Rather than taking a mineral supplement and protein powder, you can get a BIG hit of nutrition by eating stinging nettles.
Considered a weedy invasive plant by the US Forest Service, stinging nettles (Urtica dioica) is highly nutritious with a high protein and amino acid profile that is nutritionally superior to alfalfa, as well as many other plants.
If your bones are feeling achy and in need of some protein and minerals, it’s time to eat some of the weeds that are growing near you (probably in your very own backyard!).
Nettles generally grows in the spring and in the fall. There are many ways to prepare this invasive plant to make it taste totally delicious.
You can dry it and drink it as a tea, or you can saute it with garlic and oil and eat is as you would any dark leafy green.
In the winter, if my bones are feeling creaky and squeaky, I use dried nettles and soak them overnight to prepare this mineral and protein rich pesto below.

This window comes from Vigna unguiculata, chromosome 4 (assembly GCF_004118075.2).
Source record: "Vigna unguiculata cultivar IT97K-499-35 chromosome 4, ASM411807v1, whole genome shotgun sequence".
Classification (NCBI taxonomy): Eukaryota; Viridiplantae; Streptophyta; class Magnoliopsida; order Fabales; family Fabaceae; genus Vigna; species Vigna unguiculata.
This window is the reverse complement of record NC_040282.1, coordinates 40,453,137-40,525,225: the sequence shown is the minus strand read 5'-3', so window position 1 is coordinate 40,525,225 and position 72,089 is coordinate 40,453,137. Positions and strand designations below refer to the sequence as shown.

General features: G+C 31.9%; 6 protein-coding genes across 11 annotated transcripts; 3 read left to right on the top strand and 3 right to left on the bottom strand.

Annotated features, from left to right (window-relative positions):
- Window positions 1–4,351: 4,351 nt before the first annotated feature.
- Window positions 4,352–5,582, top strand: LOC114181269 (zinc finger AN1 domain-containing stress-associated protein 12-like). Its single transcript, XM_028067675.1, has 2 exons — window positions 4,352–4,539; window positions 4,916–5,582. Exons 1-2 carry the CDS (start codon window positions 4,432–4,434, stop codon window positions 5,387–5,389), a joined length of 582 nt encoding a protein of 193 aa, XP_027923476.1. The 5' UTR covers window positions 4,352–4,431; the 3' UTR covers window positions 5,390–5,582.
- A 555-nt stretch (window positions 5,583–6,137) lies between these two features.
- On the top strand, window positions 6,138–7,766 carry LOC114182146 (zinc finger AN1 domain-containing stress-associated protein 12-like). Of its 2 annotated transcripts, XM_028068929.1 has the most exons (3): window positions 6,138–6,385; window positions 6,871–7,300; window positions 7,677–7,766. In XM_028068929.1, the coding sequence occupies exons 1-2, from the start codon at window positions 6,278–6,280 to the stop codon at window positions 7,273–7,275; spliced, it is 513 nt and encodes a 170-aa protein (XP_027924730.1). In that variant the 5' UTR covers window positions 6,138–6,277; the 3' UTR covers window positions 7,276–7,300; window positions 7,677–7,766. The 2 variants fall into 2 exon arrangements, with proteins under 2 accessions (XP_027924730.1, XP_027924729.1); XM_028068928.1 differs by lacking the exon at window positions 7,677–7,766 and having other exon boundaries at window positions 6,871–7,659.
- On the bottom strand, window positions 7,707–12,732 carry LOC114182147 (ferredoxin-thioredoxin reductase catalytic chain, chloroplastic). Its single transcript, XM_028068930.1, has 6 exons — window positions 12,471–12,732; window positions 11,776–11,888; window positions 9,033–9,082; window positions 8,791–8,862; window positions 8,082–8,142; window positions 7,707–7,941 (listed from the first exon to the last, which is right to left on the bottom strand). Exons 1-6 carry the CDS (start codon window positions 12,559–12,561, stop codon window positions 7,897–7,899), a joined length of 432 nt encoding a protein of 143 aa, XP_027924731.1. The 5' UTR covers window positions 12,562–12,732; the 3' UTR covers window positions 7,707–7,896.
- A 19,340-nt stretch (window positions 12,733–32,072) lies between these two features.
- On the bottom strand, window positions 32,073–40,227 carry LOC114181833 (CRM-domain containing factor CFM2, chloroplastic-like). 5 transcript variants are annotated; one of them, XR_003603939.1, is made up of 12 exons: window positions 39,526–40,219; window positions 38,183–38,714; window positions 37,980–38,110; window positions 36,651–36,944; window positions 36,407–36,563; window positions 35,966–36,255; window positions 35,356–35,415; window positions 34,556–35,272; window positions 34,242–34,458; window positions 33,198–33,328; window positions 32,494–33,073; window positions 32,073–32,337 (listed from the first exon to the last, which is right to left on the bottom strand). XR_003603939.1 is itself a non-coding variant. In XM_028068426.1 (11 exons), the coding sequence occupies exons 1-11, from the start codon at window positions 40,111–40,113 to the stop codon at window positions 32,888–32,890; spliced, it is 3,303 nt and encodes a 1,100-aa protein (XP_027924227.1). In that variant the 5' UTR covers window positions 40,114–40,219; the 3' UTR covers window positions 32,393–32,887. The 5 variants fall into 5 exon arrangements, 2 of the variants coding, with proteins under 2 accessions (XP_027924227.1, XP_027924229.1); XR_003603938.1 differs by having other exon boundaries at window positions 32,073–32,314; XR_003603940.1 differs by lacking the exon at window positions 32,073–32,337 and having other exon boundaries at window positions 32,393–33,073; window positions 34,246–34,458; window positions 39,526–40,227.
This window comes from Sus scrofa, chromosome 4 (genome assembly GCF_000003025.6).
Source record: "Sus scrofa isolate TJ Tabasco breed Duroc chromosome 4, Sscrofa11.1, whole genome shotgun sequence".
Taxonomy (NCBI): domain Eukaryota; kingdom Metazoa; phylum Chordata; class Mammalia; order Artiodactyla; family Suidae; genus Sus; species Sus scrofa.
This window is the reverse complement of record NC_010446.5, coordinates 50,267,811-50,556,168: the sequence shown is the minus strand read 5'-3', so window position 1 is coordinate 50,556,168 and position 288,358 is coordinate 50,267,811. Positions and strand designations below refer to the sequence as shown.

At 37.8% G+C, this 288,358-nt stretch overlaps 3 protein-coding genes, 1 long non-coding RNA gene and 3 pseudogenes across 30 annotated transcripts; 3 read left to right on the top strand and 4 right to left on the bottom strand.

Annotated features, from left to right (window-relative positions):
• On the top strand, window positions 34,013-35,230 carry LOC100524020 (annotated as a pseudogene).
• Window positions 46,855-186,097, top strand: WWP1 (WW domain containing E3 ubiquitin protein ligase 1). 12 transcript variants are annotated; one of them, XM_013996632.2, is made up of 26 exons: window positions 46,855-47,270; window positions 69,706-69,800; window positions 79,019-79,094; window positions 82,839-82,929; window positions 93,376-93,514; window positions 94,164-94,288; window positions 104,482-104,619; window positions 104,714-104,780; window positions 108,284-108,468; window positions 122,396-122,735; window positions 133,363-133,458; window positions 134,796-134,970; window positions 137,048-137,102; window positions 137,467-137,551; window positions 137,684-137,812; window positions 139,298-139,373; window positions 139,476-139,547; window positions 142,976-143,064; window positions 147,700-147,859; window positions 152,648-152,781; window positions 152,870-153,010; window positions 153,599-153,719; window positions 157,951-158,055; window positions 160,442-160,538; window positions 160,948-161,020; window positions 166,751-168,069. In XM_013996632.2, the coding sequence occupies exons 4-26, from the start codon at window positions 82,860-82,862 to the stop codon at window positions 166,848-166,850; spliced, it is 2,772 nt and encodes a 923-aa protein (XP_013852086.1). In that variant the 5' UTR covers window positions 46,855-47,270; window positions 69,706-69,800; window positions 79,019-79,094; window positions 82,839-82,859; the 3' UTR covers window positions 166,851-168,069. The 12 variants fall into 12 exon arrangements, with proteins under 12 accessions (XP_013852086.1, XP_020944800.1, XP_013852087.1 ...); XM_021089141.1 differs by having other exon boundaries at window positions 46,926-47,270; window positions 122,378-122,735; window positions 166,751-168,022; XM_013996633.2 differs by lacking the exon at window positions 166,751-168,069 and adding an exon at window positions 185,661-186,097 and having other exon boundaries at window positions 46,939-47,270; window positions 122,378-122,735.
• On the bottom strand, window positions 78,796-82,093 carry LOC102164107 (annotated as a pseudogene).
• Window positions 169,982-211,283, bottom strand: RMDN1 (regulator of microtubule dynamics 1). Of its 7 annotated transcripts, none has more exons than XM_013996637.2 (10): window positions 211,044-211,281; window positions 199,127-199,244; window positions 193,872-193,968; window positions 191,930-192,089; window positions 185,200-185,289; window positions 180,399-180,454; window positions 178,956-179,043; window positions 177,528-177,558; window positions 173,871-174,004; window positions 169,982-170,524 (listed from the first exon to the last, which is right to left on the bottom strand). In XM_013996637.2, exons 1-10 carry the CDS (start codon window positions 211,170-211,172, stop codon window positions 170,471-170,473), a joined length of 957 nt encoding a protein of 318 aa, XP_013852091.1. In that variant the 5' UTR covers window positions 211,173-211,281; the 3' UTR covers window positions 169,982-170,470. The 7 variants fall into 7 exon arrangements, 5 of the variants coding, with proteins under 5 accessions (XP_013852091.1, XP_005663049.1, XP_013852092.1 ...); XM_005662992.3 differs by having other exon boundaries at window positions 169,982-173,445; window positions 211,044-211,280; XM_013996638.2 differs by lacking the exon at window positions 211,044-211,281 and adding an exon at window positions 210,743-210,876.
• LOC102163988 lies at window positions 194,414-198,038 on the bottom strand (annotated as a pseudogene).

Have you tried eating any wild plants lately?
- If you are using fresh nettles, blanch quickly in hot salted water. If using dried nettles, soak overnight in room temperature water (or 6-8 hours). Drain excess water.
- Add nettles, parsley, garlic, walnuts, olive oil, lemon juice, parmesan and sea salt.
- Pulse until smooth and creamy.
- Spread the pesto on top of sourdough toast, crackers, fish, chicken, or pasta. Or you can use it as a dip for your next veggie crudite. Any way you decide to eat it, it’ll surely give you the protein and mineral boost you need.
Andrea Beaman is an internationally renowned Holistic Health Coach, Natural Foods Chef, Speaker and Herbalist. Named one of the top 100 Most Influential Health and Fitness Experts, she is also a recipient of the Natural Gourmet Institute’s Award for Excellence in Health-Supportive Education and a Health Leadership award from The Institute for Integrative Nutrition. Since 1999, Andrea has been teaching people how to harness the body’s own preventative and healing powers using food, herbal remedies and alternative medicine.